“Outsourcing these areas allows for investment advisers to obtain ‘best in class’ expertise and functionality through the benefit of scale,” David Bellaire, FSI executive vice president and general counsel, wrote in a letter. “In particular, smaller firms may outsource more functions, and this proposal has a disproportionate cost and resource impact on small firms.”

Meanwhile, third-party financial service providers also responded, noting that providing advisers with the increased compliance needs would increase their costs, which would in turn be passed on to advisers.

“These costs will inevitability increase as a result of the proposed rule,” Troy Peters, general counsel for Lincoln International LLC, wrote in a response. “Lincoln International may need to raise its fees to cover the additional costs, making its services more expensive for advisers and, ultimately, their funds and investors.”

The rules might also start to change the makeup of the service provider industry, Lincoln wrote, especially if all existing contracts need to be renegotiated to take into account additional costs.

“It is also possible that this could result in the consolidation of service providers that are willing and able to cooperate and the inefficient insourcing of services by advisers,” Peters wrote. “Renegotiating existing agreements would place a significant burden on advisers and service providers such that any final rule should include a grandfathering provision for existing service provider agreements.”

Law firm Ropes & Gray LLP, which works with financial and retirement advisories, also wrote in favor of a provision that would allow advisers to grandfather in commercial agreements to avoid renegotiation that would “inevitably cause disruption to investors.”

More Time, Please

There were respondents in favor of the rules generally, but often with tweaks and requests for additional time for response.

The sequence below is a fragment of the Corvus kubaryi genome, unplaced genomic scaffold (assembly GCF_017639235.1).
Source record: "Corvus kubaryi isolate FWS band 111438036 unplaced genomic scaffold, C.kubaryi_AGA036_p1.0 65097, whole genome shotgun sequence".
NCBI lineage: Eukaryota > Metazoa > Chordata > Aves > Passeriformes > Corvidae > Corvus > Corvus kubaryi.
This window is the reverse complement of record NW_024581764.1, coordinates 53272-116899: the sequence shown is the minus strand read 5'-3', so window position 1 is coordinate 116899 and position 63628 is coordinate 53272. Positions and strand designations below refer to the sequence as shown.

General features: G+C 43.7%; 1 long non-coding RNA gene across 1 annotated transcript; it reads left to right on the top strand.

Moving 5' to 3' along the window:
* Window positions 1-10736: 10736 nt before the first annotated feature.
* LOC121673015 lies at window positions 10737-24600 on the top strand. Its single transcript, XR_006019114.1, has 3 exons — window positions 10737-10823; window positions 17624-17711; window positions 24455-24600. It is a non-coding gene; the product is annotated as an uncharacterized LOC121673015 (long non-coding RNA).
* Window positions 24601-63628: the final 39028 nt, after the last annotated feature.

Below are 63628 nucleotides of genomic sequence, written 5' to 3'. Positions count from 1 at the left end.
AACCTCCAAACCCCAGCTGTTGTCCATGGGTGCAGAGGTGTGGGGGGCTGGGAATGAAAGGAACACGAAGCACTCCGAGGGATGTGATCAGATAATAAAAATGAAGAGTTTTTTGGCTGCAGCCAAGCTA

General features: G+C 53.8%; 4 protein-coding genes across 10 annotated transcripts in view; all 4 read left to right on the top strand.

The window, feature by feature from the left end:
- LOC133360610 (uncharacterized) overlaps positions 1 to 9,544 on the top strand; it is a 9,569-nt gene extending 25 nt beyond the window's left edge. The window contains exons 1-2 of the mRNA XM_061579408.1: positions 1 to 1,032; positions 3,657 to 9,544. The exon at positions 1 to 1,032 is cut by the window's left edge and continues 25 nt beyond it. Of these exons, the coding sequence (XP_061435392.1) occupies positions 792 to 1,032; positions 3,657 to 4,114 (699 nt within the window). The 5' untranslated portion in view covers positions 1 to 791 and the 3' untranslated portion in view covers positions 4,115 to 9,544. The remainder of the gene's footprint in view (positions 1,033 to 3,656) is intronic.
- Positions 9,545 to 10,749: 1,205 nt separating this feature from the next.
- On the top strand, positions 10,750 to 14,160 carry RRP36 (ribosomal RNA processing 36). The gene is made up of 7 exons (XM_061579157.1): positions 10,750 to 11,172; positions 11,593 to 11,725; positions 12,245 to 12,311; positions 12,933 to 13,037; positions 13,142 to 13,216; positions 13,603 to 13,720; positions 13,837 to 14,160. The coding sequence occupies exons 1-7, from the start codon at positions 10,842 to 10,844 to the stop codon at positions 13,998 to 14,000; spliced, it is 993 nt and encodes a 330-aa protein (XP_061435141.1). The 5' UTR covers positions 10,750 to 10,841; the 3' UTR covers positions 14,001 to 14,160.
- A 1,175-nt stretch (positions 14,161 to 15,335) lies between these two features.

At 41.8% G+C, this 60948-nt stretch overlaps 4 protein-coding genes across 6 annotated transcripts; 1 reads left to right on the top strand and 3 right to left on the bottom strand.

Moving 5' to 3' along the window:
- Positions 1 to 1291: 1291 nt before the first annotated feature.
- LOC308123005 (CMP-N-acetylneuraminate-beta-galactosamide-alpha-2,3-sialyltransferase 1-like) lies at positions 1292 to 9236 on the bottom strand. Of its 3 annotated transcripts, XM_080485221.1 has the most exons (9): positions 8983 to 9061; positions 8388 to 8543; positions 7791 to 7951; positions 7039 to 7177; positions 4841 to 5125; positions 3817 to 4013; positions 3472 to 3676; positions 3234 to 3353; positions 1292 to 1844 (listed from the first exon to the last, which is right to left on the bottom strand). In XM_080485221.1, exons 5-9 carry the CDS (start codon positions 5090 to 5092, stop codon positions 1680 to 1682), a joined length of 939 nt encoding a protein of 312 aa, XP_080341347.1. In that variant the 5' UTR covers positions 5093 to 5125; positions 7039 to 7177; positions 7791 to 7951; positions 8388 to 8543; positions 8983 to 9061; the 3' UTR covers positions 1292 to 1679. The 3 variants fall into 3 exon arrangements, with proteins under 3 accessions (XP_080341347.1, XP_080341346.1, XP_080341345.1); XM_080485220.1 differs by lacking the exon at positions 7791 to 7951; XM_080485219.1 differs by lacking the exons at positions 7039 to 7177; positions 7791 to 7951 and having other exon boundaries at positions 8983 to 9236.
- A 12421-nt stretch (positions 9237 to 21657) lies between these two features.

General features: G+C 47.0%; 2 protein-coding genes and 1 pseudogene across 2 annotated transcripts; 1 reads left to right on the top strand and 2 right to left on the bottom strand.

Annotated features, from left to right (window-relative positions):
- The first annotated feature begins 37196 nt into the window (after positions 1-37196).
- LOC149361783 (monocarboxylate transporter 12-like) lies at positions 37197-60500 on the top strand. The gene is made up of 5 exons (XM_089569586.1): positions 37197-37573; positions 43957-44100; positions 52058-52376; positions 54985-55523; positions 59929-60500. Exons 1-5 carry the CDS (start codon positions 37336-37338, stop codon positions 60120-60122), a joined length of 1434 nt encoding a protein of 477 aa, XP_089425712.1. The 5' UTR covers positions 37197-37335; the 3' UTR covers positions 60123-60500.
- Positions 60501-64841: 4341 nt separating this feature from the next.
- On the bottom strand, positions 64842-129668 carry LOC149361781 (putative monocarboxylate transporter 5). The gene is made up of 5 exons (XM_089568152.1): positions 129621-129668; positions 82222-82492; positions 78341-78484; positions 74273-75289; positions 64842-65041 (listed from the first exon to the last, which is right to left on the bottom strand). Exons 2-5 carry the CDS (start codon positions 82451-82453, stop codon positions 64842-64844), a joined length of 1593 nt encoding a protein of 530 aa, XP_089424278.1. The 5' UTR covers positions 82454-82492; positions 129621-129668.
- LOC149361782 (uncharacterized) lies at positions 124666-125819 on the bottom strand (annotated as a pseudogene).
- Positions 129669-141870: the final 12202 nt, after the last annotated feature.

Morningstar, the investment research firm, supported the SEC’s proposed rule in some cases, but not for publicly available data and research services that they often provide.

“We believe that providing publicly available research and aggregating public data should not be covered functions,” Morningstar wrote in its response.

The firm also noted that an adviser operating as an ERISA fiduciary, with a service provider operating under ERISA, should not be subject to the rule because it would “add a duplicative, time-consuming and unnecessary layer of review.”

The National Society of Compliance Professionals, a compliance industry group, did not oppose the proposal, but put in a request for additional time for comment. The group noted that the proposal was made just 10 days before a new rule requiring stricter guidelines for marketing by financial advisers went into effect, and that it also came during year-end deadlines and review periods.

“As a compliance industry group, we strongly support the Commission’s efforts to protect investors,” Lisa Crossley, the NSCP executive director and CEO, wrote in the response. “However, we urge the Commission to provide the public with adequate and appropriate time to provide necessary and meaningful comments on this proposal.”

On the day the proposal was issued, one North Carolina-based registered investment adviser noted that firms such as theirs would be “totally reliant” on what the provider gives them for the due diligence, and if that was not allowed, the firm would have to outsource another provider to do the vetting for them.

“The SEC will be creating an entire new industry of 3rd party evaluators and we will be relying upon them. So what’s the point?” wrote Laird Hepburn, chief compliance officer at Business-owner Strategies Group, LLC.

Hepburn also requested that the SEC be more succinct in its proposal.

“It’s 232 pages long,” he wrote. “If you can’t explain it in a page, please try again.”